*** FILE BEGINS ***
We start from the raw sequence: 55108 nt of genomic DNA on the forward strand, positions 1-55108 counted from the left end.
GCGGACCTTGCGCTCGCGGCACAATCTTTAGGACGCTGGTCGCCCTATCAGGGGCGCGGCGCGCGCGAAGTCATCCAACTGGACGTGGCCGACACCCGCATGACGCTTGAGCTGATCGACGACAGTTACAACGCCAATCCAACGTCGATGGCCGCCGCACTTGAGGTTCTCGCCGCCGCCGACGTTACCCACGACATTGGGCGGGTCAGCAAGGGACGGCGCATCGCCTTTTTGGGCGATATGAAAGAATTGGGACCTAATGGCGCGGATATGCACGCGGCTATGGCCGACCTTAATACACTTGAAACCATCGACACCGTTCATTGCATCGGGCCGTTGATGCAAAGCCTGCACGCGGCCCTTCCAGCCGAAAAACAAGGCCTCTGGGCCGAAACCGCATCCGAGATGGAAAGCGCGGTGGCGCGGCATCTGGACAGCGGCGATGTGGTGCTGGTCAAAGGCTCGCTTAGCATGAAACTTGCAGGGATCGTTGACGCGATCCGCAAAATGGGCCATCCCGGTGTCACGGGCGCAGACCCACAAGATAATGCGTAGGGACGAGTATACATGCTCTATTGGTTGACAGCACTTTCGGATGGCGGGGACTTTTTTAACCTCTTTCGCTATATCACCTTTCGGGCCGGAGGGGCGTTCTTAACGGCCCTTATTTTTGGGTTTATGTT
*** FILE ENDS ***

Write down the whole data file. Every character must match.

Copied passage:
We start from the raw sequence: 55108 nt of genomic DNA on the forward strand, positions 1-55108 counted from the left end.
GCGGACCTTGCGCTCGCGGCACAATCTTTAGGACGCTGGTCGCCCTATCAGGGGCGCGGCGCGCGCGAAGTCATCCAACTGGACGTGGCCGACACCCGCATGACGCTTGAGCTGATCGACGACAGTTACAACGCCAATCCAACGTCGATGGCCGCCGCACTTGAGGTTCTCGCCGCCGCCGACGTTACCCACGACATTGGGCGGGTCAGCAAGGGACGGCGCATCGCCTTTTTGGGCGATATGAAAGAATTGGGACCTAATGGCGCGGATATGCACGCGGCTATGGCCGACCTTAATACACTTGAAACCATCGACACCGTTCATTGCATCGGGCCGTTGATGCAAAGCCTGCACGCGGCCCTTCCAGCCGAAAAACAAGGCCTCTGGGCCGAAACCGCATCCGAGATGGAAAGCGCGGTGGCGCGGCATCTGGACAGCGGCGATGTGGTGCTGGTCAAAGGCTCGCTTAGCATGAAACTTGCAGGGATCGTTGACGCGATCCGCAAAATGGGCCATCCCGGTGTCACGGGCGCAGACCCACAAGATAATGCGTAGGGACGAGTATACATGCTCTATTGGTTGACAGCACTTTCGGATGGCGGGGACTTTTTTAACCTCTTTCGCTATATCACCTTTCGGGCCGGAGGGGCGTTCTTAACGGCCCTTATTTTTGGGTTTATGTT